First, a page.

North East Devolution and Levelling Up
Penshaw Monument

MPs re-open debate over high-speed rail

A cross-party committee of MPs is pressing the government to act urgently in reconsidering  its decision last year not to extend high-speed rail from Birmingham to Leeds (HS2b) and to think again about its downgrading of Northern Powerhouse Rail (NPR) improvements across the Pennines between Manchester and Leeds.

‘We welcome the government’s pledge to look at how the eastern leg of HS2 might be constructed in full to Leeds as originally planned; the city is a key focal point not only of existing rail networks, but of economic value and potential in the north’ says a report published today by the House of Commons Transport Select Committee.

‘The government must conduct its study on how best to take HS2 to Leeds urgently. We ask that a timetable for this work, including a firm date for the final report, be published by September 2022. This is essential for demonstrating that the commitment made to Leeds for high speed connections will be fulfilled.’

Extending HS2 to Leeds would provide a link to the national high-speed network from Newcastle via Darlington and York.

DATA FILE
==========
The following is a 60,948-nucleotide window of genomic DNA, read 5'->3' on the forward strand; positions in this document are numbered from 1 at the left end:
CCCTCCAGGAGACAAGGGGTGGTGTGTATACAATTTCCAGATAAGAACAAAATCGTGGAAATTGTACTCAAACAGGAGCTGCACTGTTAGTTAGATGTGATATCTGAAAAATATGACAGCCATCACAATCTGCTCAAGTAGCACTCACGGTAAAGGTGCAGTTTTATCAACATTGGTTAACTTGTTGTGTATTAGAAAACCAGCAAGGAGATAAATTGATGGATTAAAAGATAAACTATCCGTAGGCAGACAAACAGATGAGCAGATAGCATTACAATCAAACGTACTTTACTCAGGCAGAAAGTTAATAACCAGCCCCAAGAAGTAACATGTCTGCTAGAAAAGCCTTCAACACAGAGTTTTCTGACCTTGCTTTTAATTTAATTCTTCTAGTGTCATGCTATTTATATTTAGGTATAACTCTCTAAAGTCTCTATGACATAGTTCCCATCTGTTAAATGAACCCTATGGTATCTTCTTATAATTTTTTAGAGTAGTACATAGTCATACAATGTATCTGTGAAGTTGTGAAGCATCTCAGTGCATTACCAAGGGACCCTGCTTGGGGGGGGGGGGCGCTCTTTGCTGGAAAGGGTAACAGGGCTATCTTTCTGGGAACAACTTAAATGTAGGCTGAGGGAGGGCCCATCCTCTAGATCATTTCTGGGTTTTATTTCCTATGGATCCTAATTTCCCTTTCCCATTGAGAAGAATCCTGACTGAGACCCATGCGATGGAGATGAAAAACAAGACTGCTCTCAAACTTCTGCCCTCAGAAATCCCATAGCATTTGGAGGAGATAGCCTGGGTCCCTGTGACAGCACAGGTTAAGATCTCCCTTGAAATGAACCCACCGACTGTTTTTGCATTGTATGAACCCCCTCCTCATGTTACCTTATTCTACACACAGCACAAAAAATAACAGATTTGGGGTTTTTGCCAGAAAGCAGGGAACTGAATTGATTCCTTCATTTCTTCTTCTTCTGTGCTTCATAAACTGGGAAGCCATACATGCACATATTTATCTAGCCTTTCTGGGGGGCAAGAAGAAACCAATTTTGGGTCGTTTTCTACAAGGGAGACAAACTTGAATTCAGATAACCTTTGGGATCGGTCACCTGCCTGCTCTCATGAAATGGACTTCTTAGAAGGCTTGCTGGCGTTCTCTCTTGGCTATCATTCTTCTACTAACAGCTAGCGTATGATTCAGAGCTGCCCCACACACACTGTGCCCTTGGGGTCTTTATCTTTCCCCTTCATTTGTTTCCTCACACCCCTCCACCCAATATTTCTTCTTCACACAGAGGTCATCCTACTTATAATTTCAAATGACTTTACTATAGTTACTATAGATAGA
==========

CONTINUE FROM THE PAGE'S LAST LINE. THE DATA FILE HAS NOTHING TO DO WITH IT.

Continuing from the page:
The committee also wants the government to look again at options for NPR in the Liverpool-Manchester-Leeds corridor in order to support its levelling up agenda.

‘It is crucial that the government bases its decisions on how to spend this investment on the fullest possible evidence for what will bring the greatest overall benefit to rail services, to the economy, to the environment and to communities across the north and Midlands,’ says the committee.

‘The failure to calculate an updated benefit-cost ratio (BCR) raises questions over whether the case for changes to the HS2 eastern leg have been properly assessed. It is concerning that the government would make a decision on such an important infrastructure project before having done the BCR calculations to fully understand and substantiate that decision.’

The MPs add: ‘Without having completed a full analysis of the wider economic impacts, it is difficult to see how the government has fully assessed the levelling-up agenda and the case for different NPR options. Leaving out these key elements of analysis means that the value for money and economic return cannot be compared and validated.’

‘The government’s levelling up agenda’ say the MPs, ‘commits it to ending geographical inequality in the UK. However, by underserving the rail needs of the north of England it is letting down those who require change the most. Upgrading lines will undoubtedly bring modest benefits to rail services in the north and Midlands, but not to the transformative extent necessary to end regional imbalances.’